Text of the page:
Have you ever collaborated with someone to create an artistic work? If so, maybe it has crossed your mind to wonder who owns the copyright.
Here's the basic rule for joint ownership of copyrights:
- When 2 or more people
- contribute copyrightable material and
- mutually intend to create a joint work (i.e., they intend that their contributions be merged into inseparable or interdependent parts of a whole)
- the work is a "joint work" and the contributors are "joint authors."
It is absolutely crucial that each person expect their contributions to be merged into a whole and that they intend to be joint owners.
Note that a work can be considered a "joint work" even in the absence of a written agreement between the authors.
So what does it mean to be a "joint author"?
Joint authors are co-owners of the copyright in the joint work.
When I say "co-owners," I do not mean that one author owns some particular part of the work and another author owns another part.
I am referring to the copyright in the work, and all authors own an "undivided interest" in the entire copyright.
Thus, all joint authors are entitled to all the rights of authorship that an individual author would be entitled to. The U.S. Copyright Office considers joint authors to have an equal right to register and enforce the copyright.
Can anyone be a joint author?
No. If you want to be a joint author, you cannot just sit on the sidelines making armchair suggestions.
Additionally, exercising control and discretion as the work is created or having final approval rights over the work alone will usually not make you a joint author.
Your contribution to the joint work must in and of itself be copyrightable. This means that it must be an original (not copied) contribution that is fixed in some tangible form.
What if one joint author contributes more than the other joint authors?
It does not matter. As long as all authors contribute copyrightable material and mutually intend a joint work - the work is considered a joint work. All joint authors own an equal share in the work.
What if each joint author contributes distinctly separate parts?
It does not matter. As long as the distinct parts come together in an inseparable or interdependent whole and the authors intend a joint work - the work is considered a joint work. All joint authors own an "undivided interest" in the entire work.
How does licensing work in joint authorship situations?
Unless they have a written agreement to the contrary, any joint author (without the permission of the other joint authors) can grant non-exclusive licenses to third parties to exploit the work - provided that the other joint authors get an equal share of the licensing proceeds.
However, no single joint author can give a third party an exclusive copyright license. Licenses for joint works are non-exclusive - unless all joint authors agree to exclusivity.
Are joint authors entitled to a share of licensing fees?
Yes, unless a written agreement between them says otherwise. Along with the right of each joint author to issue non-exclusive licenses for the work, each joint author has a duty to account to the other joint authors for any profits obtained from licensing.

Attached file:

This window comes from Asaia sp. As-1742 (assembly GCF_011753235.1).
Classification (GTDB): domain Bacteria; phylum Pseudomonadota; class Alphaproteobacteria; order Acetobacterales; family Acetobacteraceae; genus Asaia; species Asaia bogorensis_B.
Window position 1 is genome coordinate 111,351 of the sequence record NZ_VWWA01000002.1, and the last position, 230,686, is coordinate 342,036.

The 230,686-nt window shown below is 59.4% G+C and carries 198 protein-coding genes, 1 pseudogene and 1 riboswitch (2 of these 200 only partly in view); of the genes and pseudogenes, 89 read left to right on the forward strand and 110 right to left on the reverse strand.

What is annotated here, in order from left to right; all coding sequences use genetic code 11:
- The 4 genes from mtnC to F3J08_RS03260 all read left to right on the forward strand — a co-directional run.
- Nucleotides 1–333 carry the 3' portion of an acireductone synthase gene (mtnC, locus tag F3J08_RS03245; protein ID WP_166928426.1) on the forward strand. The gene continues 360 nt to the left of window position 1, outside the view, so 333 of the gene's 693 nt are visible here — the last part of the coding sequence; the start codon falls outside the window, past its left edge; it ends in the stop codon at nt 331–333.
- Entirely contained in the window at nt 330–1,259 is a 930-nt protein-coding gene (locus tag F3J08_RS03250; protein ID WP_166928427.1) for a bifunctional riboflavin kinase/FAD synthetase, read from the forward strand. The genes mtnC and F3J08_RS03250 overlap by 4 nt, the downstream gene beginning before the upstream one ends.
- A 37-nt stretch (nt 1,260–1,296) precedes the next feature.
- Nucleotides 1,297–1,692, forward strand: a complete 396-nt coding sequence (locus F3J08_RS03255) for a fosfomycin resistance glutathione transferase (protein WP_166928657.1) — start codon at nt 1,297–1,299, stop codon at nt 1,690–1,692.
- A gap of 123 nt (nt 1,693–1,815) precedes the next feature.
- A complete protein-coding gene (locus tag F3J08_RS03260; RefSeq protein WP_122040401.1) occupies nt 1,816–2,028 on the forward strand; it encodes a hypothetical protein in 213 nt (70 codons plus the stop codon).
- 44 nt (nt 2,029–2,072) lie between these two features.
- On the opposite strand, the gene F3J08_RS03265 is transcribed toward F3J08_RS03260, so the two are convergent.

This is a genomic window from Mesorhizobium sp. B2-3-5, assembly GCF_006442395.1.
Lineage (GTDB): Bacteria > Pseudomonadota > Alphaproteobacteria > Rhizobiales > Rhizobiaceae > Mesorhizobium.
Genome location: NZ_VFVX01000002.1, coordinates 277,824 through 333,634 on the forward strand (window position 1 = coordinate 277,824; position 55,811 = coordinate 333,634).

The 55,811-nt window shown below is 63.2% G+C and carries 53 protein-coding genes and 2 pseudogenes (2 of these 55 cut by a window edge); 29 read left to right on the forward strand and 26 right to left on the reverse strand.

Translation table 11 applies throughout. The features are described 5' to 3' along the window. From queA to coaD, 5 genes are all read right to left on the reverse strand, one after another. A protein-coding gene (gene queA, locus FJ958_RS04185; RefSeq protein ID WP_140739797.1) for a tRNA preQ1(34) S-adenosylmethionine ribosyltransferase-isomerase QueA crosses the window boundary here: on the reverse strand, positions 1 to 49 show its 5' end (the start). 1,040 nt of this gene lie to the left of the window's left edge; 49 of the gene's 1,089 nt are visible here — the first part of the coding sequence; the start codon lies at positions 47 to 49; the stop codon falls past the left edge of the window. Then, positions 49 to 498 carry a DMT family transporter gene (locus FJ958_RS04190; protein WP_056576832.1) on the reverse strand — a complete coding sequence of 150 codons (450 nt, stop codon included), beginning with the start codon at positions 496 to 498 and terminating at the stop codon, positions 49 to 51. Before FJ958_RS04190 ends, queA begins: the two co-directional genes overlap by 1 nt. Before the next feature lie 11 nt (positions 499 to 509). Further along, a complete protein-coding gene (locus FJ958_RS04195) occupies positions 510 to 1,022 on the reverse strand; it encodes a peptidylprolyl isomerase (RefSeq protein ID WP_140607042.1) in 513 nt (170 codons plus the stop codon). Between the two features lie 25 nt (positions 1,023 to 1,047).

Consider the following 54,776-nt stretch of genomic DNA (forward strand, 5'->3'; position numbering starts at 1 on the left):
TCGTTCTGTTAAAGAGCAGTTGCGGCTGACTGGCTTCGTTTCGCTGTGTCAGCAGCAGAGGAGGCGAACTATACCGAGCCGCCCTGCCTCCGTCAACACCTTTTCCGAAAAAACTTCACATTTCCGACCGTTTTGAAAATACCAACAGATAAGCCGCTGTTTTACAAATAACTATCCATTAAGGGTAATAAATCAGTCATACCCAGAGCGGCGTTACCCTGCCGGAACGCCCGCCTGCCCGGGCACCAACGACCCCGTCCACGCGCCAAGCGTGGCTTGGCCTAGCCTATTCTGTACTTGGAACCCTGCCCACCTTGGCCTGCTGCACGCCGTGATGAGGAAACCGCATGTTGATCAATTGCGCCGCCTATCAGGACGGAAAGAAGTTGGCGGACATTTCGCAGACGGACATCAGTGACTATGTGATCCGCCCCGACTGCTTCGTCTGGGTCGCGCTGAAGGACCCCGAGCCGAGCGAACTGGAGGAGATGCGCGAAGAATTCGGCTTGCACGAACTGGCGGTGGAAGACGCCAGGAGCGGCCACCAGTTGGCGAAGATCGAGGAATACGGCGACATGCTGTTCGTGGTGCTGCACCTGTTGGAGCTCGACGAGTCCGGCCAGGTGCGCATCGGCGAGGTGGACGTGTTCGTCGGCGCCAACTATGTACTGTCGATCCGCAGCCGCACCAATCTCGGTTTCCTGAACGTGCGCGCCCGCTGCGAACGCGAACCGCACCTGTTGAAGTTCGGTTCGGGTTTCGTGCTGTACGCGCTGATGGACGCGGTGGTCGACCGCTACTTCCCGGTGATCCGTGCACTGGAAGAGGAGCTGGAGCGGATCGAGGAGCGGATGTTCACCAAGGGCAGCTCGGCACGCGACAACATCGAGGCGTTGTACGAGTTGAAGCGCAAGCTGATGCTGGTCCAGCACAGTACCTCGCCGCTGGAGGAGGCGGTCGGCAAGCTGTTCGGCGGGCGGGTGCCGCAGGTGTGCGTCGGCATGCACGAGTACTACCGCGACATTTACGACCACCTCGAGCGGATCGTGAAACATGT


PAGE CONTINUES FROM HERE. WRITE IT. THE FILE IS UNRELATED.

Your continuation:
Can 1 joint author assign his or her rights in the work?
Yes. A joint author can assign his or her ownership share in the work to a third party or leave it to an heir in a will. However, a single joint author cannot assign the entire copyright to a third party without the explicit written permission of the other joint authors.
What about authorship credit?
If the joint work is ever published, each joint author is entitled to equal authorship credit - unless a signed, written agreement says otherwise.
The most common example of a joint work is a book or article with 2 or more authors.
However, if the book is written mostly by 1 author, with another author contributing a single chapter for which they are given independent credit, this probably would not be classified as a joint work.
The authors' contributions are not inseparable or interdependent, and the fact that the chapter author only received credit for the chapter would be evidence that there was no intent for joint authorship of the entire book.
So - can 2 or more authors contribute to a work without being considered joint authors?
At this point, I hope your answer is clearly "yes."
If at the time of creation, the authors did not intend their works to be part of an inseparable whole or did not intend to be joint authors, the fact that their works are later put together does not create a joint work.
Rather, the result is considered a "collective work." Each author owns a copyright only in what they contributed to the finished product.
Consider the following example from the Stanford University Copyright & Fair Use website:
HYPO: In the 1950s, Vladimir writes a famous novel full of complex literary allusions. In the 1980s, his publisher issues a student edition of the work with detailed annotations written by an English professor. The student edition is a collective work. Vladimir owns the copyright in the novel, but the professor owns the annotations.
Click here to read the previous article - Copyright: Authorship Basics
edited by Howie Cockrill, Esq.